Truth is not what we believe truth to be. Whatever we see, whatever we hear, whatever we think, whatever we believe is not truth. Truth manifests beyond that. We might say that our religion is truth, but our religions are no more than a set of beliefs, and beliefs can never be truth, only conventional wisdom based on something that we read or heard, or our own past experience. Belief can never be truth, just as reading about something and repeating it can never capture the experience, and even religious experiences always seems to follow our heritage and culture; our conditioning. Those are not truth either; they only condition truth.

Truth is not a vision, a feeling, or any of a multitude of epiphanies that can impinge upon our minds. We might think that we have experienced some kind of truth, but it is not the authentic truth that has the power to free us. Pseudo truths only bind us to whatever experience or epiphany we have experienced, and which we re-live and talk about for the rest of lives, Authentic truth, on the other hand, leaves nothing that can be talked about, and the memory of it impossible to verbalize. It leaves us completely free from concept, and completely free to go on with our lives unencumbered.

Truth is not ourselves. We are not truth. We are illusion, a fantasy of many truths combined to create the false. There is a body. There is a mind in which consciousness arises, that perceives things, that thinks, that experiences and remembers, that discerns and feels, but this body and mind with all its individual characteristics are but singularities that when combined create the false.

From the elements of the earth the body is created, but the mind creates a self. From a pile of bricks and mortar a house is created, but the mind creates a home. And from an enlightenment experience of a sage, a saint is created, but the mind creates a religion.

Mind is a drama queen with its tendency to enlarge things beyond their reality. This fraud is an attempt to provide psychological security, and it works fine most of the time, but when it all falls away, as it will someday, then the real truth comes out. And if the mind is not ready for authentic truth, the mind must then either shut down or rise again to relive it all. The endless cycle of birth and death, the endless cycle of causation, of cause and effect, the endless cycle of rebirth.

Truth is such a liberating thing. Not secondhand truth that is dictated to us through some tradition or religion which we blindly follow, but truth that results from no agendas, hidden or otherwise within ourselves - truth that frees our minds. Truth that is never contentious.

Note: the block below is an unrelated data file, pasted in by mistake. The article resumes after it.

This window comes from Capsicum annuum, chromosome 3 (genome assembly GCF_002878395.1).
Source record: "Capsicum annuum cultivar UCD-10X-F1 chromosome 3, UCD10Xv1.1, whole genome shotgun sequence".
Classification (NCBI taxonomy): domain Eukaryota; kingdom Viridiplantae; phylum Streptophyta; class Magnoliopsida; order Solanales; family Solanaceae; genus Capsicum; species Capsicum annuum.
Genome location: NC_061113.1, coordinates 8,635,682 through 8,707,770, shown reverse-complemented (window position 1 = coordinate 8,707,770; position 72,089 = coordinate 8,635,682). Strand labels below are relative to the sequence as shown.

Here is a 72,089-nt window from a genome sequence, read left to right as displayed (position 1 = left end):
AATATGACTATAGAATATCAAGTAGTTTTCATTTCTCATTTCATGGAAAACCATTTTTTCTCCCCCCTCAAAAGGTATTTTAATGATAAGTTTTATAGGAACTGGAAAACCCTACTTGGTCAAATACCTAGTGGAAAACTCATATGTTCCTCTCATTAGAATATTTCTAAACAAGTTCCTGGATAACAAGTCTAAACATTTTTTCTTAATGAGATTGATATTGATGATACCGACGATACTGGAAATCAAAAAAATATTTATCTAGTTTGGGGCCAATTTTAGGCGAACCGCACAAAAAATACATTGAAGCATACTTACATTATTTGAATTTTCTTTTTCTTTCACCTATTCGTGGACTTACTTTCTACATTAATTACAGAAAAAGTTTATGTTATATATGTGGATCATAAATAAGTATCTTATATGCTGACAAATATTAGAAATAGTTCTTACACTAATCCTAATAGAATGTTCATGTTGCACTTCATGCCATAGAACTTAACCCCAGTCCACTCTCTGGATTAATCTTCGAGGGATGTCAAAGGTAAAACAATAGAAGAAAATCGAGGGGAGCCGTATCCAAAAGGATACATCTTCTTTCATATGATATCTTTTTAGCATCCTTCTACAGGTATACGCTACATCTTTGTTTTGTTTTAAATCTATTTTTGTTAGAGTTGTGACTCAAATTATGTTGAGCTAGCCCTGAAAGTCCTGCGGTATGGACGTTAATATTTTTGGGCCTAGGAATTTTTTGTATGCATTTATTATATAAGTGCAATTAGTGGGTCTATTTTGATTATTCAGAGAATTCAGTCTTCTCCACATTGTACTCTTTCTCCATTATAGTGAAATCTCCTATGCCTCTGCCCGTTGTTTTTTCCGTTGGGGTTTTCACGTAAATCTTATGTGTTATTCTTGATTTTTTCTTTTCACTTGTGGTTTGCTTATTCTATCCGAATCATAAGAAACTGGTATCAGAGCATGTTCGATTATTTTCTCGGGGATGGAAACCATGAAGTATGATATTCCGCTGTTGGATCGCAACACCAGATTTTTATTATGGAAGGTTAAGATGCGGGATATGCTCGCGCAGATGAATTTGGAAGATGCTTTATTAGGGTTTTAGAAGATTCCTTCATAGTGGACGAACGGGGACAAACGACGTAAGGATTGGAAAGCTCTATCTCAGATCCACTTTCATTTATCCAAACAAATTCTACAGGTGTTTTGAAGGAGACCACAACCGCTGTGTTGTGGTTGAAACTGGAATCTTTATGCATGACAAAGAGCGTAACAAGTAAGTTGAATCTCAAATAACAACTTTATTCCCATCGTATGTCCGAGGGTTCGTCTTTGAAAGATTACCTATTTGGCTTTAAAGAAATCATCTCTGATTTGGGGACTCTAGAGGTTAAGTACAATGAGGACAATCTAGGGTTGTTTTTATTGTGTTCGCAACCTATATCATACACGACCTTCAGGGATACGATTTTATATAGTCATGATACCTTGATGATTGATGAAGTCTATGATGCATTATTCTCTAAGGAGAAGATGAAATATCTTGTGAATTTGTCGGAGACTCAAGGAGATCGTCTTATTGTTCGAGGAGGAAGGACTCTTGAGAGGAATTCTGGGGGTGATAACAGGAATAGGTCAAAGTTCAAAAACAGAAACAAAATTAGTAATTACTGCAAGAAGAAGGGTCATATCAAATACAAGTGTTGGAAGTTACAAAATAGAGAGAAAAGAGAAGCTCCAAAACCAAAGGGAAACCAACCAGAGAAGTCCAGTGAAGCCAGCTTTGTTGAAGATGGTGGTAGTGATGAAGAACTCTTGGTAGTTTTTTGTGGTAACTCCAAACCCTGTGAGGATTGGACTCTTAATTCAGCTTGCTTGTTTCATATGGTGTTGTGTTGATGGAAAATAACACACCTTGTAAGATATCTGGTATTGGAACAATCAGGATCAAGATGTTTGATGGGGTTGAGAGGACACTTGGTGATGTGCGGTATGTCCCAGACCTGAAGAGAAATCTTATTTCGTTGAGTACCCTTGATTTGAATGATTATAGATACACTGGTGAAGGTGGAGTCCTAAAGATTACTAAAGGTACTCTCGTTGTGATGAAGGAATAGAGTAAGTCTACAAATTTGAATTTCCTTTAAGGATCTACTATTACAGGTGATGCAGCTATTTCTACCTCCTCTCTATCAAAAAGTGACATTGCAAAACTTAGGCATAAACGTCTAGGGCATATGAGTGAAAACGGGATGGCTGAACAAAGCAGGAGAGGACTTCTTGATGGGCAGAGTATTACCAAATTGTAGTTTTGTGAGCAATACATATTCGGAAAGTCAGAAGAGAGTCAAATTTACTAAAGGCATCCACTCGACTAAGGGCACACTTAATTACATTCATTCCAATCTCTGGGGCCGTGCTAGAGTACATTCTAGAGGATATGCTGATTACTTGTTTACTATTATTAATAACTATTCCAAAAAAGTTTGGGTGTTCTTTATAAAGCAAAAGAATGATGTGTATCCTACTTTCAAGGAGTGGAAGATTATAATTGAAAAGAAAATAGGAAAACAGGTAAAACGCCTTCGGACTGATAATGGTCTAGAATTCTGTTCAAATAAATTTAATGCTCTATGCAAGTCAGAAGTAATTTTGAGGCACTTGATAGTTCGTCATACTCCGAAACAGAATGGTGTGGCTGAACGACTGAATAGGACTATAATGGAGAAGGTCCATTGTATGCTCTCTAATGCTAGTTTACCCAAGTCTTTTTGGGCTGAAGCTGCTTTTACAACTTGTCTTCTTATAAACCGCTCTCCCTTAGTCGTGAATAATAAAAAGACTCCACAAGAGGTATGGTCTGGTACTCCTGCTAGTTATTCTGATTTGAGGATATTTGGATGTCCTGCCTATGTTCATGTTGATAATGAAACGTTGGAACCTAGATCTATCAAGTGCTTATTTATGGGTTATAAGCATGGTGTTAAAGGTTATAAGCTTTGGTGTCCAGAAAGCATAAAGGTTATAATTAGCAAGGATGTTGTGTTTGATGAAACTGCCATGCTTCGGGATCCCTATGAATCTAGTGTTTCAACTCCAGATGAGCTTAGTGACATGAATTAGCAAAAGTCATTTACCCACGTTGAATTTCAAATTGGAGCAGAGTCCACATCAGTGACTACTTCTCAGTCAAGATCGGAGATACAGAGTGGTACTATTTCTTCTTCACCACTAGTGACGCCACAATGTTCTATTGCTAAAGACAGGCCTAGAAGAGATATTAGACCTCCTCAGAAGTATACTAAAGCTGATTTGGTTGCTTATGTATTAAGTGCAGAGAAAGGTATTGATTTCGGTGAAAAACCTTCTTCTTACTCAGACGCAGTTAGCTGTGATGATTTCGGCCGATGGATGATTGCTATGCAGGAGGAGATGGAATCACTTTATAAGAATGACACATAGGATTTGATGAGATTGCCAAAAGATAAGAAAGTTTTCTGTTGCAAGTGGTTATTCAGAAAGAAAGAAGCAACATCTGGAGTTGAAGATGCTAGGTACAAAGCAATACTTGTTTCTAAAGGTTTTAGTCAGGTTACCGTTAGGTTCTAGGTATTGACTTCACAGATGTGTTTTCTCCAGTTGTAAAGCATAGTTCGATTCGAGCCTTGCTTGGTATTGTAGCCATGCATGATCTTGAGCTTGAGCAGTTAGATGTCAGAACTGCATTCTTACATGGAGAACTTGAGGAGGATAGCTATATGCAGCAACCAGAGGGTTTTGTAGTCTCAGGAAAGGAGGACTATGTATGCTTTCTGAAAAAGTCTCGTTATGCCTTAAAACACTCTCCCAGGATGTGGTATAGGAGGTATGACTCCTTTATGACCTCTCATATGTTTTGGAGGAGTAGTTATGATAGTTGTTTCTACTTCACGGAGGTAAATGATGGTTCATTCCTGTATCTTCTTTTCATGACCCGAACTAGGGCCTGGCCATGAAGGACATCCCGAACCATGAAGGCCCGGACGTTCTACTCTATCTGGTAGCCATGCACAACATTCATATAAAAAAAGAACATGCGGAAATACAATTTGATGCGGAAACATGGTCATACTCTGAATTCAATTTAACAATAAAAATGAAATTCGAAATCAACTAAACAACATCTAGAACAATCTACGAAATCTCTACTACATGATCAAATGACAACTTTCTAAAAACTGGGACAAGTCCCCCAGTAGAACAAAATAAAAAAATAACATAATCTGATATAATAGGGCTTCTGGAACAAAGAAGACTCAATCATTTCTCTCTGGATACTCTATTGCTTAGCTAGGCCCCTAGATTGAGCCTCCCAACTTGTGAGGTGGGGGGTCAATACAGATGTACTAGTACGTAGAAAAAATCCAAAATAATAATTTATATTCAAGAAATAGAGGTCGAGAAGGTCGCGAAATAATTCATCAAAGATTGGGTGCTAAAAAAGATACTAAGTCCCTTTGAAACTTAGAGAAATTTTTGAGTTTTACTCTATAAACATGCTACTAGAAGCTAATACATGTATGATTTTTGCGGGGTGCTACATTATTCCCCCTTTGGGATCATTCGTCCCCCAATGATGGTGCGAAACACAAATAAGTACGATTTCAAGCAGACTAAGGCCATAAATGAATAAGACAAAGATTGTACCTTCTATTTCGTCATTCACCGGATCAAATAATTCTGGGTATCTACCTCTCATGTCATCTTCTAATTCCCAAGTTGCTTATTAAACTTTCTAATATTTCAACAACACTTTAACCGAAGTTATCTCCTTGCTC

If we remove all the encumbrances, all the things that entrap and imprison our minds and cause contention and disagreement, then we might get down to it; this authentic truth, a truth that transcends all of mankind's ideas of truth. A real truth that blows away the falsities that we must desperately cling to in life because we have never really touched this authentic truth.

Are you free? Really free or do you still have some ideal that you cling to, be it a person, an idea, a cause, a belief. That is not freedom, that is bondage. Only in emptiness is the true freedom found, and since emptiness is a concept that the mind cannot get its arms around, emptiness goes undiscovered and uninvestigated.

What then is the cost of truth, the cost of freedom?


Author's Bio: 

Anagarika Eddie is a meditation teacher at the Dhammabucha Rocksprings Meditation Retreat Sanctuary and author of “A Year to Enlightenment.” His 30 years of meditation experience has taken him across four continents including two stopovers in Thailand where he practiced in the remote northeast forests as an ordained Thervada Buddhist monk.

He lived at Wat Pah Nanachat under Ajahn Chah, at Wat Pah Baan Taad under Ajahn Maha Boowa, and at Wat Pah Daan Wi Weg under Ajahn Tui. He had been a postulant at Shasta Abbey, a Zen Buddhist monastery in northern California under Roshi Kennett; and a Theravada Buddhist anagarika at both Amaravati Monastery in the UK and Bodhinyanarama Monastery in New Zealand, both under Ajahn Sumedho. The author has meditated with the Korean Master Sueng Sahn Sunim; with Bhante Gunaratana at the Bhavana Society in West Virginia; and with the Tibetan Master Trungpa Rinpoche in Boulder, Colorado. He has also practiced at the Insight Meditation Society in Barre, Massachusetts, and the Zen Center in San Francisco.